Speed and Heart Give Soto West Virginia Derby Win
by Tom LaMarra
Date Posted: 8/10/2003 4:06:04 PM
Last Updated: 8/11/2003 2:14:51 PM

Soto, rear, charges to the finish against Dynever to win the West Virginia Derby.
Photo: AP/Mtnr Race Track, Charles P. Saus
Displaying amazing grit and determination in only his second start back from a more than seven-month layoff, Baron George Von Ullman's Soto fought back after a stretch-long duel with Dynever to win the $600,000 West Virginia Derby at Mountaineer Race Track & Gaming Resort on Aug. 9.

Soto, trained by Michael Dickinson and ridden by Ramon Dominguez, sat in second behind Cat Singer early in the 1 1/8-mile, grade III stakes for 3-year-olds, took the lead and opened up a length after six furlongs, then hooked up with Dynever near the top of the stretch. Dynever, who ranged up on the outside, put his head in front in midstretch but couldn't contain Soto, who fought back to win by a neck.

The time of 1:46.29 shattered the track record set by Western Pride in the 2001 West Virginia Derby by a full second. Colita, who raced in seventh early, rallied to finish 5 ¼ lengths behind Dynever in third. Supah Blitz rallied from last in the nine-horse field to finish fourth.

The fractions on a fast track were :22.66 for the quarter, :45.45 for the half, 1:10.80 for six furlongs, and 1:34.60 for a mile. Soto ran his final eighth of a mile in a sharp :11.69.

"He's definitely a super horse," Dominguez said after the race. "I'm not saying that because he won the race, but because of the way he did it. When (Dynever) came up to him, he had already gone fast. But he put him away. By the feeling I got from him in the paddock, I was really confident."

Soto (Dehere -- Subtle Fragrance, by Crafty Prospector) earned $360,000 for the victory, his fifth in five starts. Soto prepped for the Mountaineer race with a 1:08.80 six-furlong win at Philadelphia Park on July 19. His previous start had come in the grade II Kentucky Jockey Club Stakes at Churchill Downs on Nov. 30, 2002.

Dickinson said he was surprised Soto went that fast in his return. "There's always the possibility of a bounce," the trainer said. "We've been putting the emphasis on his fitness, but I still think he could be made fitter."

When asked how good he believes Soto is, Dickinson said: "You'll have to tell me."

Soto's next race remains up in the air, but Dickinson said the Pennsylvania Derby at Philadelphia Park on Labor Day.

Allan Gorman, Soto's exercise rider, said the colt was rather rank earlier in his career but has since become very relaxed. Soto injured himself after the Churchill race last fall, but Gorman said he has come back strongly.

"I don't think we've gotten to the bottom of him yet," Gorman said.

Soto paid $6.40 as the second choice behind 6-5 Dynever. During and Lone Star Sky were scratched off the program. Outta Here was scratched minutes before the race after jockey Kent Desormeaux said the colt appeared lame.

Even with the switch from an evening to an afternoon program, total handle for the nine-race program was a record $2,513,911, with $853,467 wagered on the Derby. Rose Mary Williams, the track's director of racing, said she believed total handle could have approached $4 million had an uplink problem not kept off-track sites from wagering on the first four races.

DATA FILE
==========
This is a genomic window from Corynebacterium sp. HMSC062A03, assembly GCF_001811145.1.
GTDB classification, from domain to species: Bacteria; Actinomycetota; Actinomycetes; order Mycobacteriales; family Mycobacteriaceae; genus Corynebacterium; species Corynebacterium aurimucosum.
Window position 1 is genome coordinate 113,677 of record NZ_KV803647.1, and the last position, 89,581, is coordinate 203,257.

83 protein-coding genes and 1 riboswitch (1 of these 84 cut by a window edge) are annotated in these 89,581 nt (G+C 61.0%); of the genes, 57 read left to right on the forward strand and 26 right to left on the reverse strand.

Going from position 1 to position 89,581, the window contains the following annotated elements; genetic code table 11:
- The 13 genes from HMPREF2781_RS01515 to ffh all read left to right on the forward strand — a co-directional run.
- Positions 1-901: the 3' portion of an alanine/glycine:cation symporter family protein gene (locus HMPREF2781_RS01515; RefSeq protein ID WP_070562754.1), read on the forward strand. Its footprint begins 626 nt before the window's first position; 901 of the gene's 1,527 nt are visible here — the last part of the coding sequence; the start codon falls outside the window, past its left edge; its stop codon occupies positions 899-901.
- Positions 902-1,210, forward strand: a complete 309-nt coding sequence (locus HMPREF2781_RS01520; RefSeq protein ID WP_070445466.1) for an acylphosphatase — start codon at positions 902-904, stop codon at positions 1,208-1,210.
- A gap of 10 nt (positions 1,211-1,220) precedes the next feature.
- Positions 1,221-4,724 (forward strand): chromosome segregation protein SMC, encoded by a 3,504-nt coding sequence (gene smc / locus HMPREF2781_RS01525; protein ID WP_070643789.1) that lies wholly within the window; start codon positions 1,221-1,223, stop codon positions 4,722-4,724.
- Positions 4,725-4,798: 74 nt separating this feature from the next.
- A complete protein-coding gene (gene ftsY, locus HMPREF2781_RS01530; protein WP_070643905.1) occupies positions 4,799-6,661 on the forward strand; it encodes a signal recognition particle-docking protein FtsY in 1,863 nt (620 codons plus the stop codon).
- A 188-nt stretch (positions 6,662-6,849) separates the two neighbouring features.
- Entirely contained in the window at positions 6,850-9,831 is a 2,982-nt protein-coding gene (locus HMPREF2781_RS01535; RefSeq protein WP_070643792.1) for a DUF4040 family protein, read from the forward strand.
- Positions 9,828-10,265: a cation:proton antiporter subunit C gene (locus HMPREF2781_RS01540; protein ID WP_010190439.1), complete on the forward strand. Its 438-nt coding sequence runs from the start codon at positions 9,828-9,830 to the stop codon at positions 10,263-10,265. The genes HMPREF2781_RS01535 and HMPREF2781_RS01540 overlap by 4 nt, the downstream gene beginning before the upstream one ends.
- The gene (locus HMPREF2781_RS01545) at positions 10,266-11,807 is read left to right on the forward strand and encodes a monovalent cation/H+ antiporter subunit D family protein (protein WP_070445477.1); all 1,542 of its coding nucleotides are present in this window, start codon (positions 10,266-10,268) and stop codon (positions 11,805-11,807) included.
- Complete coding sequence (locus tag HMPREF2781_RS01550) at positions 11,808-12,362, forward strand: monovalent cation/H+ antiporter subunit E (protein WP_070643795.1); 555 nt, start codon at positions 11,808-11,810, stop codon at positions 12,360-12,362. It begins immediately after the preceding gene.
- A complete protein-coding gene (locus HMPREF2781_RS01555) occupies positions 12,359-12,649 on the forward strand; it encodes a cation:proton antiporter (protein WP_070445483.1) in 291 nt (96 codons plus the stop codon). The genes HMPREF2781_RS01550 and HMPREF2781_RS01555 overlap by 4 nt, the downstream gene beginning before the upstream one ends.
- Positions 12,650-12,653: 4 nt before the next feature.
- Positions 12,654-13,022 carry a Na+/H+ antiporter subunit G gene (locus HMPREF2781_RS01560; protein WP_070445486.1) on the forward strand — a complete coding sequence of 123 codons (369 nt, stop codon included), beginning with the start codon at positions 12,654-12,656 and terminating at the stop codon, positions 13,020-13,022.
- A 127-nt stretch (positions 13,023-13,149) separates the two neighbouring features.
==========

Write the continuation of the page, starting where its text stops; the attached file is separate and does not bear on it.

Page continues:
Total purse distribution for the seven-stakes program was $1,217,825, highest in the country for the day.

Two other track records were set on the Aug. 9 program: Baby Shark won the $87,800 West Virginia Legislature Chairman's Cup Handicap in :50.28 for 4 ½ furlongs, and Be Like Mike won the $102,825 West Virginia Governor's Handicap in 1:41.15 for 1 1/16 miles.

The $88,000 Harvey Arneault Memorial Handicap marked the return of Mark Hopkins' A Huevo, a Dickinson trainee who hadn't raced since Oct. 10, 1999. A Huevo, then a 3-year-old, won the $150,000 West Virginia Breeders Classic at Charles Town Races that night but was later disqualified for a clenbuterol positive the owner and trainer fought for some time.

A Huevo suffered a suspensory injury in the Charles Town race and was on the sidelines for about two years. He began training again, then was turned out again. Dickinson said he gave it another shot, and A Huevo responded with good workouts.

Hopkins said he expected West Virginia-bred A Huevo (Cool Joe--Verabald) to win the Mountaineer race, but the 7-year-old gelding acted up in the paddock and may have injured himself. He ended up finishing seventh, but Hopkins said that before that incident, he was sounder than he had ever been.

A Huevo was four-for-four before the disqualification from the Charles Town race, in which he defeated older foes in track-record time of 1:50.10 for 1 1/8 miles around three turns.

"Did he hurt himself?," Hopkins said after the Arneault Memorial. "Possibly or probably. Was this his last race? Possibly or probably. We'll know in two or three days. He's like a pet, and Michael thinks he's one of the best horses he ever trained. This is as good a training job as he has ever done (to get A Huevo back to the races after almost four years on the sidelines)."

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